Back when Eduard A. Shevardnadze was running for re-election as President of Georgia, the story goes, an aide came to see him to report on the election returns: “Mr. President, I have good news and bad news. The good news is, you won in a landslide. The bad news is, no one voted for you.”
I’ve found that aide. He’s conducting polls for the Massachusetts Fiscal Alliance.
I discovered this while scrolling my way through today's MassterList and spotting this advertisement:
Wow I thought; important if true: 13,663 registered voters in all forty state senate districts is an extraordinary number. Polls are expensive. So I clicked on the ad hoping to find the poll questions, toplines, cross tabs, demographics, and methodology. Here is the original poll and here is the round two with the eleven state senate districts omitted in the original poll.
Results omitted (go to the links for that) here is the entirety of what MassFiscal revealed about its poll:
That’s it? One question? No screening even for have you ever heard of the proposal, or know what’s in it? No demographics except for gender, senate district, and party identification? Given Governor Baker’s popularity, which has been confirmed in real polls, simply attaching the governor’s name would inflate the numbers as would identifying the proposal as reform. And by the way, how did MassFiscal define “high-propensity voters”?
If you are looking for anything more on methodology, you are out of luck. MassFiscal’s press release merely indicates that it commissioned the poll; no word on which pollster did it, or how it was conducted.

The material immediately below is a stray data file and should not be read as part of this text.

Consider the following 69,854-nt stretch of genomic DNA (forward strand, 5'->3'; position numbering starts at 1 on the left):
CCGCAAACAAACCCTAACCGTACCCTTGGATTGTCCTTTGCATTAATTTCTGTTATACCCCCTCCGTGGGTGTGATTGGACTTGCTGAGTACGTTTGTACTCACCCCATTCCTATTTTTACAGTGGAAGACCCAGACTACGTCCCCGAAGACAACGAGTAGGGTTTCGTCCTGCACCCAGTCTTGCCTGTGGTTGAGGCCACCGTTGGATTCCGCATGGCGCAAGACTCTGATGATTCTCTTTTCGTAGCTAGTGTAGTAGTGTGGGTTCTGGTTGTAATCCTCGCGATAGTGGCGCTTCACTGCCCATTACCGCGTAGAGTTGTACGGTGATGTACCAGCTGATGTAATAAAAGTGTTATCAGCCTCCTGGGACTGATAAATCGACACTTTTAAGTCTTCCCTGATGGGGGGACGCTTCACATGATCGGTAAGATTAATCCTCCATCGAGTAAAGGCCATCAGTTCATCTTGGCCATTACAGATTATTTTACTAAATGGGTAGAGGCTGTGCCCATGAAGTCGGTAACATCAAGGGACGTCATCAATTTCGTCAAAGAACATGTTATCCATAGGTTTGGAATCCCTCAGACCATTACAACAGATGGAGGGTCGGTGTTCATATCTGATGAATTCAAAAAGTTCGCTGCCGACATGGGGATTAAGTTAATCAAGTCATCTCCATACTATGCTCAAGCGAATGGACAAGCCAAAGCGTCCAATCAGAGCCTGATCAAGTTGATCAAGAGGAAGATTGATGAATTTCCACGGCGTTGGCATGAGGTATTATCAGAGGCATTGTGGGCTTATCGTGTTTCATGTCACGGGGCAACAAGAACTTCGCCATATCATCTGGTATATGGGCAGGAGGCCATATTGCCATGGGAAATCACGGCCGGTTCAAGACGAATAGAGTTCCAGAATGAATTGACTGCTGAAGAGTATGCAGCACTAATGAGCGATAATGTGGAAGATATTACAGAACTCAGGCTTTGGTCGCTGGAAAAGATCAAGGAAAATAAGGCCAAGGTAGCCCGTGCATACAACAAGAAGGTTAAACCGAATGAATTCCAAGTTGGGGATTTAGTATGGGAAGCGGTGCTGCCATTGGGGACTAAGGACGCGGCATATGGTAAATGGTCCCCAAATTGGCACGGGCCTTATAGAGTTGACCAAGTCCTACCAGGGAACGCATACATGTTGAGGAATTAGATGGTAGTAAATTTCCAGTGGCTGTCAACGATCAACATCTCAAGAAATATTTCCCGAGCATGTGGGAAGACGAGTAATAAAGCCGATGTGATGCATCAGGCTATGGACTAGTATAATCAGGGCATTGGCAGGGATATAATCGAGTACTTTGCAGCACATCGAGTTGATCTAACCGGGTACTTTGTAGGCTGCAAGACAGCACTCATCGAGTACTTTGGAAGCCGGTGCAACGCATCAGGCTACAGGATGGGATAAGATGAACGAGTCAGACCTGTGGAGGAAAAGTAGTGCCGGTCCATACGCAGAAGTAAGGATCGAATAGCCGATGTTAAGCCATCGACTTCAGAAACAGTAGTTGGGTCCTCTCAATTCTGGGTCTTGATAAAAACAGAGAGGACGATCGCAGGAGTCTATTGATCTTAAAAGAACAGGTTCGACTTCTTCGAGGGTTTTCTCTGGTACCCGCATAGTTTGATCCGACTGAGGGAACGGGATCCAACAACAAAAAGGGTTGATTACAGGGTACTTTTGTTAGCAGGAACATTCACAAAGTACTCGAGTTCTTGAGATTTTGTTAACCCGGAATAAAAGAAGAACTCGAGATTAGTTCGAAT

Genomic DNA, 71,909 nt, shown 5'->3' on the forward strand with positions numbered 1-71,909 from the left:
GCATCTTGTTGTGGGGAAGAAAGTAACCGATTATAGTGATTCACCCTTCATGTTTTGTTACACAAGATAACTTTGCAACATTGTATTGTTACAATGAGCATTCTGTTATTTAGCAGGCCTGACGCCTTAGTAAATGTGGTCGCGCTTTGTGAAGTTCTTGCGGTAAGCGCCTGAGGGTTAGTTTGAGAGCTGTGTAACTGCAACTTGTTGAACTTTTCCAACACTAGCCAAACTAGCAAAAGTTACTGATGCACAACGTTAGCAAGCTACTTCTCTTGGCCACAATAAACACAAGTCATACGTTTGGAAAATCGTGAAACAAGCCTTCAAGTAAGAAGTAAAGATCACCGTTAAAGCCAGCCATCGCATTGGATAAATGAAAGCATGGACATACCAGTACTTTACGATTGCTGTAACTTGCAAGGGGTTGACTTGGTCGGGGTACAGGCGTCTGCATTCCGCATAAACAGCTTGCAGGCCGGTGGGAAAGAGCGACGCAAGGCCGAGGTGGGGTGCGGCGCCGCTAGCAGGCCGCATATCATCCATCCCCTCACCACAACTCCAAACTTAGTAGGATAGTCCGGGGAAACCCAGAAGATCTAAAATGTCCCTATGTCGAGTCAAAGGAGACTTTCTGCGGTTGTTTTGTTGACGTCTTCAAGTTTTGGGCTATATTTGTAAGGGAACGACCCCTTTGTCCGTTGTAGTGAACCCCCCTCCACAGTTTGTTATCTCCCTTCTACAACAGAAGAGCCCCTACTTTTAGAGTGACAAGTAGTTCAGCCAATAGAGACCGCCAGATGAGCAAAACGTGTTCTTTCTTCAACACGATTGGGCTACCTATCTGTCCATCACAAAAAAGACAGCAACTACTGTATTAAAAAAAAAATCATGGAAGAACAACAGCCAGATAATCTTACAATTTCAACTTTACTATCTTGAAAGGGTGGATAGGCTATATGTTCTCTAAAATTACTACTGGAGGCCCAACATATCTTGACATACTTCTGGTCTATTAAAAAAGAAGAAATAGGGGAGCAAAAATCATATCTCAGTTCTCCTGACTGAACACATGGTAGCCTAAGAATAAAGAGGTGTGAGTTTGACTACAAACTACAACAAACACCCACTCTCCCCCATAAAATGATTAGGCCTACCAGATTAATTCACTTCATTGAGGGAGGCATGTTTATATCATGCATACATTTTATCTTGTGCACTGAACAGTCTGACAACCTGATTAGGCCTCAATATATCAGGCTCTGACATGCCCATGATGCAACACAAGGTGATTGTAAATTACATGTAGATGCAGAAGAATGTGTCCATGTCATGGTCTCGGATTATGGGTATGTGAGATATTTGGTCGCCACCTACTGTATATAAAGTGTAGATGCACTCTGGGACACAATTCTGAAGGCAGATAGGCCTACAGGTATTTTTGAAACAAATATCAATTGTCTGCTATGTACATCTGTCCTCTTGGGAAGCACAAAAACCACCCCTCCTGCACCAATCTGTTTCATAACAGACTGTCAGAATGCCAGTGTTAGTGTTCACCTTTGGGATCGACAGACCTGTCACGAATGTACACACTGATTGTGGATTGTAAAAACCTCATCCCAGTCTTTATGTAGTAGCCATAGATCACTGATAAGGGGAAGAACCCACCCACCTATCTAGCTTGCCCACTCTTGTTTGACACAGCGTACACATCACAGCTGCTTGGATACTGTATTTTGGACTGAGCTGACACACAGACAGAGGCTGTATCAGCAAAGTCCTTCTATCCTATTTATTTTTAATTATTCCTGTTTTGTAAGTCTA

This is an advocacy group using the cachet of a “poll” in order to get citizens to pressure state senators in favor of Baker’s proposal. It’s a fraud on voters, pure and simple.
If the name Mass Fiscal Alliance rings a bell to our readers it may be because in 2014 my colleague Professor Ubertaccio flagged the group for “Misleading voters by using inflammatory and false language” in a mailer targeting Democratic state representatives. Its “poll” can be taken in the same vein. Going back to Aristotle one of the main sources of the credibility of an argument was the reputation of the speaker. That seems an outdated requirement when groups like Mass Fiscal (funders unknown) can simply produce deceptive material and then purchase advertising for it.
Here’s a triumphant note from Mass Fiscal’s press release: “’It’s clear that voters overwhelmingly support the Governor’s plan to fix the MBTA. Our poll showed statewide support at 84%. I don’t think even chocolate ice cream polls that high,’ said Paul Craney, executive director of Mass Fiscal Alliance.” (bold in original)
I don’t think chocolate ice cream polls that high either. But Shevardnadze did.